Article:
What is the nature of existence

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James Markham
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What is the nature of existence

Post by James Markham »

So what is the distinction that characterises existence. People and animals exist, thoughts and feelings exist, even intentions and probabilities exist, but can they all be said to have existence in the same way? I think this is perhaps a problem of semantics, because when we simply say a thing exists, it makes no distinction in the manner or nature of what that existence entails or the potentials it presents, and yet it's obvious that real things such as intentions, exist in a vastly different way to real things such as the people who harbour those intentions.

So I feel it necessary to first distinguish between the different ways in which we can have existence, before we can define the nature of each.

When we think about subjects such as mathematics and geometry, beyond any physical representations of numbers and shapes there is their existence as a possible influence, which could be seen as fundamental constants, and that although they emerge as knowledge through the virtue of conscious contemplation, they have an innate permanent existence of their own as potential influence.

So to me, this equates to one form of existence, the next form would be actual influence, and this would include all of the things that energy actual exists as, particles, atoms, stars and planets, are all things that are actually influencing one another in terms of their potential to cause an event. So it doesn't matter whether these things that have actual influence are acknowledge as events, but what characterises them is that they have an existence beyond that of a purely potential existence, and also that when acknowledged they have the ability to produce an actual event.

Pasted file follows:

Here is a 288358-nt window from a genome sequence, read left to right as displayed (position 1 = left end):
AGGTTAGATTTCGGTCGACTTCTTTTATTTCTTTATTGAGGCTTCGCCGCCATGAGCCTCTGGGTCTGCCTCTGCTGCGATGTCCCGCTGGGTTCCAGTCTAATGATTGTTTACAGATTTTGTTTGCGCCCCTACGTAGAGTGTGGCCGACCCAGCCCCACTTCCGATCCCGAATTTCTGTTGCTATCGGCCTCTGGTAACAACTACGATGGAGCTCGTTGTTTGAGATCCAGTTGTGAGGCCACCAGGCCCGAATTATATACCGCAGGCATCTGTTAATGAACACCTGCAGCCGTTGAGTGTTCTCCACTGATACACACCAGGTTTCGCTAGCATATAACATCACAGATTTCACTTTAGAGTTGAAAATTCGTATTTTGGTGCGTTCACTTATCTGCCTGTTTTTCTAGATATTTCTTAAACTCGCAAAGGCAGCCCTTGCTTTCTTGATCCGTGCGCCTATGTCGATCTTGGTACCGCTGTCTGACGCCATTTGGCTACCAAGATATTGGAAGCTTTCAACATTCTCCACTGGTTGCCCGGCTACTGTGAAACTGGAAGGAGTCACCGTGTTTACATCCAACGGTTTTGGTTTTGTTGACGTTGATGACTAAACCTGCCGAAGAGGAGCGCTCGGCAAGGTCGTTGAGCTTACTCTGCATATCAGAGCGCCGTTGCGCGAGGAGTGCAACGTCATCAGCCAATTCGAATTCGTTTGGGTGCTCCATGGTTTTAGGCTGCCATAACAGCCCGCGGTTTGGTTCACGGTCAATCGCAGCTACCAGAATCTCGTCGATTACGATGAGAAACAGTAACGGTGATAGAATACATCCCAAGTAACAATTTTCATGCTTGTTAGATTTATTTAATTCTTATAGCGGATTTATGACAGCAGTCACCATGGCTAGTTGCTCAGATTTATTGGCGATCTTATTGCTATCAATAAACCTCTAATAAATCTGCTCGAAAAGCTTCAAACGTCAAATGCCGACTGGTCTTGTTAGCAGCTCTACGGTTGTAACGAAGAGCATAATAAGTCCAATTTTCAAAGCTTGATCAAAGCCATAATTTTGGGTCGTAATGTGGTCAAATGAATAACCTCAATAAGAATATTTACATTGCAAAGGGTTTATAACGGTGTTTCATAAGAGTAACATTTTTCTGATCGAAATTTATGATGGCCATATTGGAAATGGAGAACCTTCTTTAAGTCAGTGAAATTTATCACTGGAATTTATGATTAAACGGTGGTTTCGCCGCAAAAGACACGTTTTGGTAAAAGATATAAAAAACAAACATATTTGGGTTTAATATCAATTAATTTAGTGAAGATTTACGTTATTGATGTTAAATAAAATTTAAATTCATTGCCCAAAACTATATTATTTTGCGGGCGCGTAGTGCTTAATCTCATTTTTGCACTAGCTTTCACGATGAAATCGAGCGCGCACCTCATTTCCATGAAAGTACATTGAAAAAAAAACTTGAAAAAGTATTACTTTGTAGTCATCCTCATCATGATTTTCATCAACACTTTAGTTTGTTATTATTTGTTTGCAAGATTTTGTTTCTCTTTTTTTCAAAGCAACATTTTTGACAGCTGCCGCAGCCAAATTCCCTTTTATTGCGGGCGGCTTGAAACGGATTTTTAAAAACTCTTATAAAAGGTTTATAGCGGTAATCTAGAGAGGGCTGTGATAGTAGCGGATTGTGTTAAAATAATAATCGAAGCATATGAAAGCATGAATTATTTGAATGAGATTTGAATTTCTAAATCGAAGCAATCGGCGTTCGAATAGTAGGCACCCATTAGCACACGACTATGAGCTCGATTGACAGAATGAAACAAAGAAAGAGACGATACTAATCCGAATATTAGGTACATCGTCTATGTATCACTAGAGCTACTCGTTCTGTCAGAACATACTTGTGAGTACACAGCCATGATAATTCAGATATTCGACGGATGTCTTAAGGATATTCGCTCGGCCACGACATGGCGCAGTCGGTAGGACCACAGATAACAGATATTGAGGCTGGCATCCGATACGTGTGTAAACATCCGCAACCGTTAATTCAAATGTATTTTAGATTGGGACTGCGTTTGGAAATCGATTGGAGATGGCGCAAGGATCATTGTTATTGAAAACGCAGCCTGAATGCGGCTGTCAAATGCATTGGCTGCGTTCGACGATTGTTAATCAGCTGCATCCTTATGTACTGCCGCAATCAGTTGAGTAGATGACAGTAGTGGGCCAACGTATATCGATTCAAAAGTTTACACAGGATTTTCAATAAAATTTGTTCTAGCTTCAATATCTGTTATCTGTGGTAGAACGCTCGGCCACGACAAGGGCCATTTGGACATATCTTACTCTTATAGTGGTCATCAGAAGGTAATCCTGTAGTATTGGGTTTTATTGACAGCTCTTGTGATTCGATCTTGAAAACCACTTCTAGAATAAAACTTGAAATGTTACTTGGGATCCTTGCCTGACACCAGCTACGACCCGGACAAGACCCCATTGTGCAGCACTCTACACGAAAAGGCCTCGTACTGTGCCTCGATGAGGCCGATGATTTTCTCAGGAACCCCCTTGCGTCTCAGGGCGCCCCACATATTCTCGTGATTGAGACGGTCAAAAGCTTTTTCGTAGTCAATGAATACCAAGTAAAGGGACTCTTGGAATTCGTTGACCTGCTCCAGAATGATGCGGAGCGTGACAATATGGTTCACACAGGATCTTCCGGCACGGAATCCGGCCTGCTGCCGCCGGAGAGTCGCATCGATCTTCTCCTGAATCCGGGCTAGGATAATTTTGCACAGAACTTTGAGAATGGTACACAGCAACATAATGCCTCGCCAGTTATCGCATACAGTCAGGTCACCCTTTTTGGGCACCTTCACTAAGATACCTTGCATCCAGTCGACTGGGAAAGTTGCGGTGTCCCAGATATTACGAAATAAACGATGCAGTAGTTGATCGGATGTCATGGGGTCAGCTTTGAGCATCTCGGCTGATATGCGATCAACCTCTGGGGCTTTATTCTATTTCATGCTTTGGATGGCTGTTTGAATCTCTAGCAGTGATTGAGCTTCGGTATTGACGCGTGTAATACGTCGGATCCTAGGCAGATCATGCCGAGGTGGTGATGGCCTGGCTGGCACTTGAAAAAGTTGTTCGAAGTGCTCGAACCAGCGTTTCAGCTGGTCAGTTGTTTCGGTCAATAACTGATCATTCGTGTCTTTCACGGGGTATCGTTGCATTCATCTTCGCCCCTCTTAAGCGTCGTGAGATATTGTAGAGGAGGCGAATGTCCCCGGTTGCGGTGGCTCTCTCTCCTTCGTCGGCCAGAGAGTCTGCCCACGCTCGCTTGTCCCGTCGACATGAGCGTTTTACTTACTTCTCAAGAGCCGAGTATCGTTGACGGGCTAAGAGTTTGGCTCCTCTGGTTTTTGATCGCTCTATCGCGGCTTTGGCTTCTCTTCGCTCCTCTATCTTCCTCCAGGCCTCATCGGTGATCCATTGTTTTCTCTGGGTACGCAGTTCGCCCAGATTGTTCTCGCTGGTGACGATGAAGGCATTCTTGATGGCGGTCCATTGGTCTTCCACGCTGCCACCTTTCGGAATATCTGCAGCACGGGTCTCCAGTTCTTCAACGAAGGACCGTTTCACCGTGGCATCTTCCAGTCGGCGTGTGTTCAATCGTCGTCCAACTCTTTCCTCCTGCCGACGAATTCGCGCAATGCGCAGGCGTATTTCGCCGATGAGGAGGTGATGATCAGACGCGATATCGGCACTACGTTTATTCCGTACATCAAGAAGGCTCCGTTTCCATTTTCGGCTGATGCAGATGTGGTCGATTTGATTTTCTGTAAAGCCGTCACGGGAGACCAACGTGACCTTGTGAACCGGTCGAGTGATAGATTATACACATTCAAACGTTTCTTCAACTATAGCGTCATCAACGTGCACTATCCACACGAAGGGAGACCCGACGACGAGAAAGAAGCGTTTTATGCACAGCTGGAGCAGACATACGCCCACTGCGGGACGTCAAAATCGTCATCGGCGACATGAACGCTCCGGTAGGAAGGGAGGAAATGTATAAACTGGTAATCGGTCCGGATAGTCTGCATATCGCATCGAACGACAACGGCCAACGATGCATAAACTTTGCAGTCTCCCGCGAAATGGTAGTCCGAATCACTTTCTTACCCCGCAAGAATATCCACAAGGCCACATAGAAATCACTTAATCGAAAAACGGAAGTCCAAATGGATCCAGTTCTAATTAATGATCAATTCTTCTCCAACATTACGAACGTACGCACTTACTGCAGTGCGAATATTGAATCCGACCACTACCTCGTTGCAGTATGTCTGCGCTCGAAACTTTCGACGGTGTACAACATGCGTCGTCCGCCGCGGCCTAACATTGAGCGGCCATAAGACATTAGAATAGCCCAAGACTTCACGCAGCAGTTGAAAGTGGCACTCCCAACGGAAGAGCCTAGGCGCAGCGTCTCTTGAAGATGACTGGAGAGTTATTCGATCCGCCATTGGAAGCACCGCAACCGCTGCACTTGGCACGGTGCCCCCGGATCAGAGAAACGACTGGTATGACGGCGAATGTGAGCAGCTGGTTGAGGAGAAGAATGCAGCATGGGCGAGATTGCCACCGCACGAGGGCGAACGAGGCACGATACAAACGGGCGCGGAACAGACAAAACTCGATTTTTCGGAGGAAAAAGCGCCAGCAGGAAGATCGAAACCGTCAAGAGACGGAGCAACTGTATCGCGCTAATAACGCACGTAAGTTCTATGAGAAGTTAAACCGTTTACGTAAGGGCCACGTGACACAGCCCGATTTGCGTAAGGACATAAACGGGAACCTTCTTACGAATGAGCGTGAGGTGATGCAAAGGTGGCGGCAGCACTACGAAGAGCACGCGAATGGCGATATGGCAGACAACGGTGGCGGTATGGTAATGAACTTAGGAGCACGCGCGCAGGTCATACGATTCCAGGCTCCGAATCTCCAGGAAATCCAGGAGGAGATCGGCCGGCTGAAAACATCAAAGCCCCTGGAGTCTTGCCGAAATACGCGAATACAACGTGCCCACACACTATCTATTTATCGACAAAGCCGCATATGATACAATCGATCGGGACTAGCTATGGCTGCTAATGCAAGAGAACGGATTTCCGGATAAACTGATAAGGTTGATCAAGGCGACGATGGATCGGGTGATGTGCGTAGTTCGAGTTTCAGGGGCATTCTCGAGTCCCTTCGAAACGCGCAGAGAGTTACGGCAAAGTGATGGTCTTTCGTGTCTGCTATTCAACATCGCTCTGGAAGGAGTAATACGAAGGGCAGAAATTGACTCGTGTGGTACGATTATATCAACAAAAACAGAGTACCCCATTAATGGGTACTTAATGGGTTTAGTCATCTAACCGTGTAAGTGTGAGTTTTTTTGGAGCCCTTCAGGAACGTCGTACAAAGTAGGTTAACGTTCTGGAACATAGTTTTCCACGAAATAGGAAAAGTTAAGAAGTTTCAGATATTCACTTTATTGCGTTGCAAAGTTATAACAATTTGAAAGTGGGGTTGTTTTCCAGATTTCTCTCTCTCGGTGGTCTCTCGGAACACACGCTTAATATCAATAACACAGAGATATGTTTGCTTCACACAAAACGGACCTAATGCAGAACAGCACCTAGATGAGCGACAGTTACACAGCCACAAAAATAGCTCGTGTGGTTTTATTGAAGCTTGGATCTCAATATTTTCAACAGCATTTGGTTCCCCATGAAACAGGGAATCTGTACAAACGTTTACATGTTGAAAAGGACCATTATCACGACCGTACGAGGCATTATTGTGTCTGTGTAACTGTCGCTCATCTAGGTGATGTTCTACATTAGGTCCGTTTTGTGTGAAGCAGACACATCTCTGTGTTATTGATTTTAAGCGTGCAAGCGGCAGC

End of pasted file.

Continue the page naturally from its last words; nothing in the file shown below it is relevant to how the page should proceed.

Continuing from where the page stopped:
An actual event is what I would classify as the third form of existence, and it's in this class I would put consciousness, and all sentient life. We as individuals are aware of our being by virtue of the fact it is an event, without the process of meaning being extrapolated from what is potentially informative, then all that we classify as life is absent. Even in the most basic forms of single cel led life forms, there exists a feedback loop of information, and in the higher forms of life that information is feed upwards through a chain of communication. This chain of actual events, in that each takes place and has a registered effect, is what we call being, or what I'm referring to as existence as an actual event.

So I'm suggesting there are three classes of existence, potential influence, actual influence, and actual event. And a thing such as consciousness can be possessed of all three, or something such as the abstract concept of mathematics has only the first, until it becomes the focus of consciousness when it can acquire the attributes of the second, by becoming

These are just my thoughts, the main purpose of this thread is to hear opinions on the nature of existence, so your welcome to ignore anything beyond the title, and simply give your own thoughts.
wleg
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Re: What is the nature of existence

Post by wleg »

The “nature of existence” refers to the abstract concept “existence”. Philosophers have not been able to understand the nature of the concept “existence” because understanding it is only possible if it has a comprehensive definition. Thus, without a comprehensive definition philosophers have been unable to understand the “nature of existence” for over twenty-five centuries.

The solution to the problem is to recognize: if things did not exist, the abstract concept “existence” would not exist. Thus the easy way to understand the nature of the concept “existence” is to understand the nature of how “things” exist:

If a thing is itself and not some other thing, it must have different attributes else all that exist would be the same thing. Thus, the “existence” of a thing is a construct of its’ unique attributes, which explains the nature of the “existence” of all things, and explains the nature of the abstract concept “existence”.

EXISTENCE: An abstract concept symbolizing the state of being of things and conditions as a construct of their attributes.

Wayne Kelly Leggette Sr.
Impenitent
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Re: What is the nature of existence

Post by Impenitent »

thus spake the brain in the vat

-Imp
James Markham